If a page is getting good organic clicks, is essential to your site, and/or providing value to your audience, the answer is probably YES, it’s worth keeping. With that being said and if it’s in the Low Quality category, it can probably be improved. What improvements will make it the most useful page imaginable?

Assigning a Status to Each Page

During your qualitative analysis, give each page on your spreadsheet a Status i.e. Good, Update, Improve, or Delete & Redirect. Here’s what each status means:

Good — A page needs no changes, is serving its purpose, and driving quality organic traffic.
Update — All, or portions of, the content on a page should be updated because it is outdated.
Improve — A page is relevant and worth keeping, but content quality needs improvement.
Delete & Redirect — Page is irrelevant, not useful, outdated or not worth investing time in, i.e. low quality.

Update & Improve statuses can, and will, often go together.

Here’s what your spreadsheet will look like once you have assigned a status to each page.

Content Status Table

Once you’ve assigned a Status to each page, note the actions you are going to take to either update, improve or delete that page under the Necessary Actions column.

6. Identify & Note Necessary Actions

When you assign a page an Update and/or Improve status, consider how you will make it better.

Start by looking at the pages Google is ranking for the same topic your page covers. What are those pages doing better than yours? How can you learn from those pages and create a higher quality, more useful resource for your audience?

Here are some common content improvements worth considering:

If you assigned a Delete status to a page, now is also a good time to identify a good page to redirect its URL to with 301 redirect once you delete it.

In general, you want to redirect the URL of the page you are deleting to a live page with content similar to what was on the page you are deleting. If no similar pages exist, consider redirecting to a category page relevant to the page being deleted. Avoid redirecting all deleted content to your homepage.

Note how necessary actions have been denoted in the spreadsheet example below. Don’t be afraid to include multiple necessary actions when required.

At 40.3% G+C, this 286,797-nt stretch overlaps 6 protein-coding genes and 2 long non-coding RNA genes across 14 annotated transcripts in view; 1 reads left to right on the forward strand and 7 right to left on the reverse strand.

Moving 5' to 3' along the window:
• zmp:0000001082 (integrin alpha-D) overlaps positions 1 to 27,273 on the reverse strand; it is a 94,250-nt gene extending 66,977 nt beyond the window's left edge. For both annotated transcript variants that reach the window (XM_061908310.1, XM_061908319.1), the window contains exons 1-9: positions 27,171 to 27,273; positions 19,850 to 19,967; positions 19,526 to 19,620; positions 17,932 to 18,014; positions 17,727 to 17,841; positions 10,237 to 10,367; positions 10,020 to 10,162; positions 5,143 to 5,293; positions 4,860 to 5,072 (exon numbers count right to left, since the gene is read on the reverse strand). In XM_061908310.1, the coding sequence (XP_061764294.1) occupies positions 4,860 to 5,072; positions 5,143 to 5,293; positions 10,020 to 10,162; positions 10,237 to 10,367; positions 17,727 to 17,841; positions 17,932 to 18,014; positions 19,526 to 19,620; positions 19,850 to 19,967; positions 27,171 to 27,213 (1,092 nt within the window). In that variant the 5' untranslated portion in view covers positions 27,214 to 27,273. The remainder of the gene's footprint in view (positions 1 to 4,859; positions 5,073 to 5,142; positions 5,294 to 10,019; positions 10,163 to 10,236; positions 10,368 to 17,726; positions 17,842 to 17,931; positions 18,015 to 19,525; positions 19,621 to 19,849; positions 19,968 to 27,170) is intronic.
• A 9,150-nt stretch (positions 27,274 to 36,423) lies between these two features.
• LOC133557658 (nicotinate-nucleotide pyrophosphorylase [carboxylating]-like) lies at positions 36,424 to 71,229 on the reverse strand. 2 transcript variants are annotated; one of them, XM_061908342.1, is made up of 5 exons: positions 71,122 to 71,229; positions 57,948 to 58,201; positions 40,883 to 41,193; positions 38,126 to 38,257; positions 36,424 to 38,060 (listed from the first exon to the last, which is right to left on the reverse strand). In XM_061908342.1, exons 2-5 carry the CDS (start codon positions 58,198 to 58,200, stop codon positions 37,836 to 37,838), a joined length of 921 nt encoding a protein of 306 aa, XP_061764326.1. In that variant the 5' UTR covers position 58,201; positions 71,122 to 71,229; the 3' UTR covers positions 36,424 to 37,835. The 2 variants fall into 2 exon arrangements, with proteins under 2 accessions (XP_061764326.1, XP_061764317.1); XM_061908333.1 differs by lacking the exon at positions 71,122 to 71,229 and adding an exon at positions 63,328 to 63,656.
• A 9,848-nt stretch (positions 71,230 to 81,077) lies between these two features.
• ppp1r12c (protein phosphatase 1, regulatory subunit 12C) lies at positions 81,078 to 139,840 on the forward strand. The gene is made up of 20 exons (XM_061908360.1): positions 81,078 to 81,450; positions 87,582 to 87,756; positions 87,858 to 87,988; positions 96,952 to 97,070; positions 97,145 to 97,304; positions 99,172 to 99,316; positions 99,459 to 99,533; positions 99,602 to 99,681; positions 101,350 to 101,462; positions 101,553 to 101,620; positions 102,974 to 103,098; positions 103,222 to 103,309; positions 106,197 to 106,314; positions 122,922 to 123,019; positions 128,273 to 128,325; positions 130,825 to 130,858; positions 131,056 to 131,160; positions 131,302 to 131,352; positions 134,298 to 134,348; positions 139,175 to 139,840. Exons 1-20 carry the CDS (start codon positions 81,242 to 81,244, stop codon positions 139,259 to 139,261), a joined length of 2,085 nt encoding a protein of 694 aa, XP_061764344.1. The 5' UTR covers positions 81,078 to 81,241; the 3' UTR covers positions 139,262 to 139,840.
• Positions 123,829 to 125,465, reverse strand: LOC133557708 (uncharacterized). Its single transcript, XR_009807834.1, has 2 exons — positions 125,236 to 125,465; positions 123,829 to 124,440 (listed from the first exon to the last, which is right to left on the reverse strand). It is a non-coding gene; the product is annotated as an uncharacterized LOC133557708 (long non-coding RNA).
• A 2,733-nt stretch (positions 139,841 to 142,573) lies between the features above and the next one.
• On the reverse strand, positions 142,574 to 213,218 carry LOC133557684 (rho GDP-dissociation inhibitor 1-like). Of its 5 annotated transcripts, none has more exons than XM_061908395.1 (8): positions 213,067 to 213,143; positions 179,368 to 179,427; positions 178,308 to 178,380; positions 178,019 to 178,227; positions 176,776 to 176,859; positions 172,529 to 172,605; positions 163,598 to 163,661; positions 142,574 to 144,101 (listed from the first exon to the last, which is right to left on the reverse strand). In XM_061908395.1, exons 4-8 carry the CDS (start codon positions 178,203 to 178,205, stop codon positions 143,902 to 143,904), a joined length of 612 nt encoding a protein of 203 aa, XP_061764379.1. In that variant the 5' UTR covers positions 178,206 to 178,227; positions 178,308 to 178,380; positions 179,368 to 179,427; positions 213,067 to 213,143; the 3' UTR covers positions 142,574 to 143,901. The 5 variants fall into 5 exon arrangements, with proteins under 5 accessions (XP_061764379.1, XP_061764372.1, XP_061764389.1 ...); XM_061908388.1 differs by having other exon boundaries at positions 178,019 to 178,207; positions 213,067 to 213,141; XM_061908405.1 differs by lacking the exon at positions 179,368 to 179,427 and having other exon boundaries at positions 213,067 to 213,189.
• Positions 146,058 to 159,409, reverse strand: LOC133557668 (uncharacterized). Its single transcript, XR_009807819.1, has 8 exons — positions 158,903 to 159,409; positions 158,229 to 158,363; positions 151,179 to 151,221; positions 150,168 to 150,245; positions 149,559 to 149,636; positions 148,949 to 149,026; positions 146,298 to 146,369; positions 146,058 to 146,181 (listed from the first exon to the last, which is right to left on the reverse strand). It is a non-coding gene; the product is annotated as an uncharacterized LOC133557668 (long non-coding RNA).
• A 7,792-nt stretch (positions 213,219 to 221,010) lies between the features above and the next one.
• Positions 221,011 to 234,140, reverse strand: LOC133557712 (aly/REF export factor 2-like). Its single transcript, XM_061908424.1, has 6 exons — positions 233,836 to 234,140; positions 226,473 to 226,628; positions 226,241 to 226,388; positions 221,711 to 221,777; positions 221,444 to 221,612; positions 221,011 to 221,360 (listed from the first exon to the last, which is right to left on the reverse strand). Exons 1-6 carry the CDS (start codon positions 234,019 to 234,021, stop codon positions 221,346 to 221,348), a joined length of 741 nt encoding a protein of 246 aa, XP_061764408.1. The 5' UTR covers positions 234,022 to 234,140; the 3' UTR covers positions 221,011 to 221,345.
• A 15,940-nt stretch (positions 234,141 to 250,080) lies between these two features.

Content Actions to Take

You’re almost done! Now you just have to create a plan to make all those changes.

7. Prioritize Improvements & Get To Work

Once you know what actions need to be taken to clean up your content, start prioritizing which pages you are going to take action on first. Reorder the pages in your categories accordingly.

You get to decide how you prioritize your work, but the bottom line is that you need to pull together a work plan and start taking action!

Final Thoughts

Conducting a content clean up doesn’t have to be rocket science. You just need to follow this process:

  1. Understand What Google & Users Want From Your Content
  2. Create a Spreadsheet & Two Categories for Your Content
  3. Categorize Your Content Into High Quality & Low Quality
  4. Quantify Organic Traffic Volume
  5. Analyze Content & Assign a Status
  6. Identify & Note Necessary Actions
  7. Prioritize Improvements & Get To Work

If you can fill your site with nothing but highly useful content, you will never find yourself sweating when Google rolls out fresh algorithm updates. Instead you will have a future-proof website capable of driving qualified traffic.

If you like this process for cleaning up your content, learn how Pathfinder SEO can help you clean up your entire site using our guided approach to SEO.

Erik Wardell

Erik is an SEO coach that loves breaking down complex SEO topics into understandable instructions anyone can follow. He thrives on helping people do what it takes to see their businesses succeed in search. Stay in touch on Twitter — @wanderinwardell.